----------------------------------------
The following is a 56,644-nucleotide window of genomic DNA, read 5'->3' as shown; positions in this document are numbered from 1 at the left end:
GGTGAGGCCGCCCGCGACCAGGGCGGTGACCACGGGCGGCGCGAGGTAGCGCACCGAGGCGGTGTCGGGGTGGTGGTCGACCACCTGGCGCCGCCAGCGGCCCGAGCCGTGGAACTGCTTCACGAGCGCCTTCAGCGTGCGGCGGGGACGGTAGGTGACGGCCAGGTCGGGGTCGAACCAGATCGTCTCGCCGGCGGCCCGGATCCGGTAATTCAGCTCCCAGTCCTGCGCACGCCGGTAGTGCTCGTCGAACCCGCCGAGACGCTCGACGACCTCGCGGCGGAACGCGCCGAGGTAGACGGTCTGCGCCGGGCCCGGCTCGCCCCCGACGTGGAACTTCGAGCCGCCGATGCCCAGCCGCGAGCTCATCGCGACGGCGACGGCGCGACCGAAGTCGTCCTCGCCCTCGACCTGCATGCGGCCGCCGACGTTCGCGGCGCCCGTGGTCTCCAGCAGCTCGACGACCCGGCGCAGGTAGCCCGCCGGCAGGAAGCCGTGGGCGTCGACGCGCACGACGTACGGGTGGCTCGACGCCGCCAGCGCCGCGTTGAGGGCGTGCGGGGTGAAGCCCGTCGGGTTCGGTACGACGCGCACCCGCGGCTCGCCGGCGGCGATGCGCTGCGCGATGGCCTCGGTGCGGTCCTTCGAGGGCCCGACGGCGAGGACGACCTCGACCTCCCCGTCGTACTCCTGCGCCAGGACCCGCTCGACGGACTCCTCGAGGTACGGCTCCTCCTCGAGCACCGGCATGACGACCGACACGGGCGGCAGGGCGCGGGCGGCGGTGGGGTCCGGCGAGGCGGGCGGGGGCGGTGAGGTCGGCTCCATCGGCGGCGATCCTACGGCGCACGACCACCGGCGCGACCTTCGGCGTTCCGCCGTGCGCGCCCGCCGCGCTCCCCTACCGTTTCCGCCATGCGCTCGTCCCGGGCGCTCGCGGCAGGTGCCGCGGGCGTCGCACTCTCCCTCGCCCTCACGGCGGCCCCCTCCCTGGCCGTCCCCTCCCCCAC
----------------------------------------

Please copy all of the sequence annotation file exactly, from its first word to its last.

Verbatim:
The following is a 56,644-nucleotide window of genomic DNA, read 5'->3' as shown; positions in this document are numbered from 1 at the left end:
GGTGAGGCCGCCCGCGACCAGGGCGGTGACCACGGGCGGCGCGAGGTAGCGCACCGAGGCGGTGTCGGGGTGGTGGTCGACCACCTGGCGCCGCCAGCGGCCCGAGCCGTGGAACTGCTTCACGAGCGCCTTCAGCGTGCGGCGGGGACGGTAGGTGACGGCCAGGTCGGGGTCGAACCAGATCGTCTCGCCGGCGGCCCGGATCCGGTAATTCAGCTCCCAGTCCTGCGCACGCCGGTAGTGCTCGTCGAACCCGCCGAGACGCTCGACGACCTCGCGGCGGAACGCGCCGAGGTAGACGGTCTGCGCCGGGCCCGGCTCGCCCCCGACGTGGAACTTCGAGCCGCCGATGCCCAGCCGCGAGCTCATCGCGACGGCGACGGCGCGACCGAAGTCGTCCTCGCCCTCGACCTGCATGCGGCCGCCGACGTTCGCGGCGCCCGTGGTCTCCAGCAGCTCGACGACCCGGCGCAGGTAGCCCGCCGGCAGGAAGCCGTGGGCGTCGACGCGCACGACGTACGGGTGGCTCGACGCCGCCAGCGCCGCGTTGAGGGCGTGCGGGGTGAAGCCCGTCGGGTTCGGTACGACGCGCACCCGCGGCTCGCCGGCGGCGATGCGCTGCGCGATGGCCTCGGTGCGGTCCTTCGAGGGCCCGACGGCGAGGACGACCTCGACCTCCCCGTCGTACTCCTGCGCCAGGACCCGCTCGACGGACTCCTCGAGGTACGGCTCCTCCTCGAGCACCGGCATGACGACCGACACGGGCGGCAGGGCGCGGGCGGCGGTGGGGTCCGGCGAGGCGGGCGGGGGCGGTGAGGTCGGCTCCATCGGCGGCGATCCTACGGCGCACGACCACCGGCGCGACCTTCGGCGTTCCGCCGTGCGCGCCCGCCGCGCTCCCCTACCGTTTCCGCCATGCGCTCGTCCCGGGCGCTCGCGGCAGGTGCCGCGGGCGTCGCACTCTCCCTCGCCCTCACGGCGGCCCCCTCCCTGGCCGTCCCCTCCCCCAC